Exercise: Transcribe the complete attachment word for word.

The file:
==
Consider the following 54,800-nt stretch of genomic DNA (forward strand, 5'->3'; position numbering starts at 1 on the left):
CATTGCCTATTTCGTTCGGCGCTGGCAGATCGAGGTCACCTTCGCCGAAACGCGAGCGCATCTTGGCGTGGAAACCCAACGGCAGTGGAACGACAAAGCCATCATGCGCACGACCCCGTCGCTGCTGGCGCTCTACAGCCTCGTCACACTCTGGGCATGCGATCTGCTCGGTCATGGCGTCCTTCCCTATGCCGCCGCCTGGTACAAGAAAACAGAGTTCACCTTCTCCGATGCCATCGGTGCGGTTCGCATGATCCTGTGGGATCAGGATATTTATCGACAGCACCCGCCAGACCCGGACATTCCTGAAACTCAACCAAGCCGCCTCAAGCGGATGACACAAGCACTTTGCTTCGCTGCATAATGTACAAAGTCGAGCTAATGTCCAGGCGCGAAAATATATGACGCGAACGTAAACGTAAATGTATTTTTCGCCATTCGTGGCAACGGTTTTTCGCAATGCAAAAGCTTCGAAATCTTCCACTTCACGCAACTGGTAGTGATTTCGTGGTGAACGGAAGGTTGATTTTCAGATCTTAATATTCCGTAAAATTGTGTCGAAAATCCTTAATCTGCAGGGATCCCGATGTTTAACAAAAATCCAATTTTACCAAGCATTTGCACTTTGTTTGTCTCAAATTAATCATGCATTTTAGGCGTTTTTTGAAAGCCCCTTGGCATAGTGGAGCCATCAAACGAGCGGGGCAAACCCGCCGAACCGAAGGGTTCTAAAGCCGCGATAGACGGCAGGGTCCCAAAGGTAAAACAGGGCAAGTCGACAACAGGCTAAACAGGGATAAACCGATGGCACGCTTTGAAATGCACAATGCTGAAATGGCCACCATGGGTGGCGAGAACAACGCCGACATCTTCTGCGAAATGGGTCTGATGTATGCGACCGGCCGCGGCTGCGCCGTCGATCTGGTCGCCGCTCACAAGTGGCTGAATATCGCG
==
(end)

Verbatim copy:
Consider the following 54,800-nt stretch of genomic DNA (forward strand, 5'->3'; position numbering starts at 1 on the left):
CATTGCCTATTTCGTTCGGCGCTGGCAGATCGAGGTCACCTTCGCCGAAACGCGAGCGCATCTTGGCGTGGAAACCCAACGGCAGTGGAACGACAAAGCCATCATGCGCACGACCCCGTCGCTGCTGGCGCTCTACAGCCTCGTCACACTCTGGGCATGCGATCTGCTCGGTCATGGCGTCCTTCCCTATGCCGCCGCCTGGTACAAGAAAACAGAGTTCACCTTCTCCGATGCCATCGGTGCGGTTCGCATGATCCTGTGGGATCAGGATATTTATCGACAGCACCCGCCAGACCCGGACATTCCTGAAACTCAACCAAGCCGCCTCAAGCGGATGACACAAGCACTTTGCTTCGCTGCATAATGTACAAAGTCGAGCTAATGTCCAGGCGCGAAAATATATGACGCGAACGTAAACGTAAATGTATTTTTCGCCATTCGTGGCAACGGTTTTTCGCAATGCAAAAGCTTCGAAATCTTCCACTTCACGCAACTGGTAGTGATTTCGTGGTGAACGGAAGGTTGATTTTCAGATCTTAATATTCCGTAAAATTGTGTCGAAAATCCTTAATCTGCAGGGATCCCGATGTTTAACAAAAATCCAATTTTACCAAGCATTTGCACTTTGTTTGTCTCAAATTAATCATGCATTTTAGGCGTTTTTTGAAAGCCCCTTGGCATAGTGGAGCCATCAAACGAGCGGGGCAAACCCGCCGAACCGAAGGGTTCTAAAGCCGCGATAGACGGCAGGGTCCCAAAGGTAAAACAGGGCAAGTCGACAACAGGCTAAACAGGGATAAACCGATGGCACGCTTTGAAATGCACAATGCTGAAATGGCCACCATGGGTGGCGAGAACAACGCCGACATCTTCTGCGAAATGGGTCTGATGTATGCGACCGGCCGCGGCTGCGCCGTCGATCTGGTCGCCGCTCACAAGTGGCTGAATATCGCG